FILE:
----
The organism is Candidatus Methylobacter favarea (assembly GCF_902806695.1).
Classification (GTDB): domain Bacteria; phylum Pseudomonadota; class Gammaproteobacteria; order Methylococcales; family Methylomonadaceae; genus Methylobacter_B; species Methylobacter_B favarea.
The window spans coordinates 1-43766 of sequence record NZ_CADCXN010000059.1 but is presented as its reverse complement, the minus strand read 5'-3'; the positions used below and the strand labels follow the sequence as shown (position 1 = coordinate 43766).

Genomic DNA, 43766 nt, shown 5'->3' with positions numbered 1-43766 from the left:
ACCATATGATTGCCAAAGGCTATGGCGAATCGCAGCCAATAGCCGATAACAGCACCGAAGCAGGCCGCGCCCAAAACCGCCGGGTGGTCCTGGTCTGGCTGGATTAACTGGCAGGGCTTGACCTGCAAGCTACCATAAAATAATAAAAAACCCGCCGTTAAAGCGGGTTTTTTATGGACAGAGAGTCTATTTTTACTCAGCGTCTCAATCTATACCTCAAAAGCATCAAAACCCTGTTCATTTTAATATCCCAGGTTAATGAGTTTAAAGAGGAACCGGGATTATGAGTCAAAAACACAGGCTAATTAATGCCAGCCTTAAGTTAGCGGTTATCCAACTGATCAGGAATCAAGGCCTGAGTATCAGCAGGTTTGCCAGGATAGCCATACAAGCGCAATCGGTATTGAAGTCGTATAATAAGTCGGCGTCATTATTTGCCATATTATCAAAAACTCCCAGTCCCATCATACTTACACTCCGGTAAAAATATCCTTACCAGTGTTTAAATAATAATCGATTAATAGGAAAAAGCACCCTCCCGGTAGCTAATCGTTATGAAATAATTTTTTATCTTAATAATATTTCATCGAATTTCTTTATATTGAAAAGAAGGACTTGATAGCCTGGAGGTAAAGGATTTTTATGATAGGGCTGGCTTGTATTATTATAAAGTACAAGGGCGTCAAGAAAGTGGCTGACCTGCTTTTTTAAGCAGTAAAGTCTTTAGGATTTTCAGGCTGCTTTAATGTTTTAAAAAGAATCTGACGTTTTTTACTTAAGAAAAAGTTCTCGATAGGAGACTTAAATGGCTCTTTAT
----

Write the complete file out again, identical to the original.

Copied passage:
The organism is Candidatus Methylobacter favarea (assembly GCF_902806695.1).
Classification (GTDB): domain Bacteria; phylum Pseudomonadota; class Gammaproteobacteria; order Methylococcales; family Methylomonadaceae; genus Methylobacter_B; species Methylobacter_B favarea.
The window spans coordinates 1-43766 of sequence record NZ_CADCXN010000059.1 but is presented as its reverse complement, the minus strand read 5'-3'; the positions used below and the strand labels follow the sequence as shown (position 1 = coordinate 43766).

Genomic DNA, 43766 nt, shown 5'->3' with positions numbered 1-43766 from the left:
ACCATATGATTGCCAAAGGCTATGGCGAATCGCAGCCAATAGCCGATAACAGCACCGAAGCAGGCCGCGCCCAAAACCGCCGGGTGGTCCTGGTCTGGCTGGATTAACTGGCAGGGCTTGACCTGCAAGCTACCATAAAATAATAAAAAACCCGCCGTTAAAGCGGGTTTTTTATGGACAGAGAGTCTATTTTTACTCAGCGTCTCAATCTATACCTCAAAAGCATCAAAACCCTGTTCATTTTAATATCCCAGGTTAATGAGTTTAAAGAGGAACCGGGATTATGAGTCAAAAACACAGGCTAATTAATGCCAGCCTTAAGTTAGCGGTTATCCAACTGATCAGGAATCAAGGCCTGAGTATCAGCAGGTTTGCCAGGATAGCCATACAAGCGCAATCGGTATTGAAGTCGTATAATAAGTCGGCGTCATTATTTGCCATATTATCAAAAACTCCCAGTCCCATCATACTTACACTCCGGTAAAAATATCCTTACCAGTGTTTAAATAATAATCGATTAATAGGAAAAAGCACCCTCCCGGTAGCTAATCGTTATGAAATAATTTTTTATCTTAATAATATTTCATCGAATTTCTTTATATTGAAAAGAAGGACTTGATAGCCTGGAGGTAAAGGATTTTTATGATAGGGCTGGCTTGTATTATTATAAAGTACAAGGGCGTCAAGAAAGTGGCTGACCTGCTTTTTTAAGCAGTAAAGTCTTTAGGATTTTCAGGCTGCTTTAATGTTTTAAAAAGAATCTGACGTTTTTTACTTAAGAAAAAGTTCTCGATAGGAGACTTAAATGGCTCTTTAT